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Initially published in Conservation Biology, February 2005, volume 19, number 1, p.261-267. The definitive version is available at

© 2005 Society for Conservation Biology

DOI: 10.1111/j.1523-1739.2005.00269.x


When analyzing a table of statistical results, one must first decide whether adjustment of significance levels is appropriate. If the main goal is hypothesis generation or initial screening for potential conservation problems, then it may be appropriate to use the standard comparisonwise significance level to avoid Type 2 errors (not detecting real differences or trends). If, however, the main goal is rigorous testing of a hypothesis, then an adjustment for multiple tests is needed. To control the familywise Type 1 error rate (the probability of rejecting at least one true null hypothesis), sequential modifications of the standard Bonferroni Method, such as Holm’s method, will provide more statistical power than the standard Bonferroni method. Additional power may be achieved by using procedures that control the False Discovery Rate (the expected proportion of false positives among tests found to be significant). When the Holm’s method and two different false discovery rate procedures (FDR and pFDR) were applied to the results of multiple regression analyses of the relationship between habitat variables and abundance for 25 species of forest birds in Japan, the pFDR procedures provided the greatest statistical power.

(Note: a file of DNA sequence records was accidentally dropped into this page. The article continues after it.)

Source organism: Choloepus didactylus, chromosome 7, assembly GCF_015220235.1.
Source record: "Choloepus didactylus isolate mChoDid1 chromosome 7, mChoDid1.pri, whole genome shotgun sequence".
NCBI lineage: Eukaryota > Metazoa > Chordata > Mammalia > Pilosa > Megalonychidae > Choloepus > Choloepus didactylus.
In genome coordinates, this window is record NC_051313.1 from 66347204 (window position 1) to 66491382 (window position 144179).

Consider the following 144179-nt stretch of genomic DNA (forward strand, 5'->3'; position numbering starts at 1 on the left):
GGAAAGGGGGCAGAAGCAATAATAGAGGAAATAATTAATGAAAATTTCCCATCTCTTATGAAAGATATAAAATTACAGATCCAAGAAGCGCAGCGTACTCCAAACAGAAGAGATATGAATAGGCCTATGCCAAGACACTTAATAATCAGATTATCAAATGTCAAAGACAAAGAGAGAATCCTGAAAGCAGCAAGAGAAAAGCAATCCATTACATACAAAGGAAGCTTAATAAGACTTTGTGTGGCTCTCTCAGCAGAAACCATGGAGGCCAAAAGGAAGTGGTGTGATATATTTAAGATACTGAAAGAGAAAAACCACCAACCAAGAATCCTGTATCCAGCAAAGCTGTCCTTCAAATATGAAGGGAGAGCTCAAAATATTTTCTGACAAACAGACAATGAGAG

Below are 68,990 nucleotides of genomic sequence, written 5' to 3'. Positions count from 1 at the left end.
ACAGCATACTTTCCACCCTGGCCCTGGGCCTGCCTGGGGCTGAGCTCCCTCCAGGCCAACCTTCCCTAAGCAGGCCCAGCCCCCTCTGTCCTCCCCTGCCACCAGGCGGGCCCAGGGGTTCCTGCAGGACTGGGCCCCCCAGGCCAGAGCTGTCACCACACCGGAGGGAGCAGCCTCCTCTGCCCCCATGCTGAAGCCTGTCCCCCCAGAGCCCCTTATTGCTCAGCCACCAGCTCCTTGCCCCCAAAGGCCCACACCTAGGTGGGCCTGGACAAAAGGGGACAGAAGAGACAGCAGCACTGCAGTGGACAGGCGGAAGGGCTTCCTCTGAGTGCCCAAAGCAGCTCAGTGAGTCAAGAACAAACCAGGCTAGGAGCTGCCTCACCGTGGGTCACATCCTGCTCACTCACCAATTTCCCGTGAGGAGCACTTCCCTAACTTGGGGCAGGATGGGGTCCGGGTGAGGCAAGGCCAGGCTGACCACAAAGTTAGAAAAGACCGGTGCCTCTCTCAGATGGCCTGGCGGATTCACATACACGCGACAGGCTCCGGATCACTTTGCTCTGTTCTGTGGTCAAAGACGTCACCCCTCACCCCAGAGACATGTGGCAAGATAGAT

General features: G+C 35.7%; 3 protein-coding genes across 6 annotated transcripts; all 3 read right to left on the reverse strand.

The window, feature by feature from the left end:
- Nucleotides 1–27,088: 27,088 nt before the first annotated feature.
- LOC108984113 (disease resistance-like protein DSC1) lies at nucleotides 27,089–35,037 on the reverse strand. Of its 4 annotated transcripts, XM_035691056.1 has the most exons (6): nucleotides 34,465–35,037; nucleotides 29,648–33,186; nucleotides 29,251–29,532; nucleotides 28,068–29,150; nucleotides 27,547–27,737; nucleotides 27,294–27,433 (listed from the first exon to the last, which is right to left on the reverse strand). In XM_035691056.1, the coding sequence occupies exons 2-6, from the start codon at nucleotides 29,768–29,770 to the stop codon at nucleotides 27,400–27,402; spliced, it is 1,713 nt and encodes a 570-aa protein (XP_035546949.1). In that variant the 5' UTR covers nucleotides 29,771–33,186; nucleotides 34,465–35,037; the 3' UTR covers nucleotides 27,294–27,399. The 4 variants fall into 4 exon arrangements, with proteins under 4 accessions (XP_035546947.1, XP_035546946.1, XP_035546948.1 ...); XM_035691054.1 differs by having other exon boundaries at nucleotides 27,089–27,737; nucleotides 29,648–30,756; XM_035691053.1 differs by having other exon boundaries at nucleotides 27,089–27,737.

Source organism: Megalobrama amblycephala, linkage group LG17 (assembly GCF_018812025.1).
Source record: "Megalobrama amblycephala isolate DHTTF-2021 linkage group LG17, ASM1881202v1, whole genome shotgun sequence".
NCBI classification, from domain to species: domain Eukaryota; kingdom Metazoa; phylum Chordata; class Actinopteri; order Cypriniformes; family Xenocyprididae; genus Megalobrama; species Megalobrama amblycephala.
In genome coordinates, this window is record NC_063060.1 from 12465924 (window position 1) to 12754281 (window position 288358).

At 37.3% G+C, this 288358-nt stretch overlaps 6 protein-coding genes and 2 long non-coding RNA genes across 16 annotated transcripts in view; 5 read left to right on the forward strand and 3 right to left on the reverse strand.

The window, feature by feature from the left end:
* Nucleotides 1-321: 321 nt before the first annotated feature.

The views expressed in this paper are solely those of the author.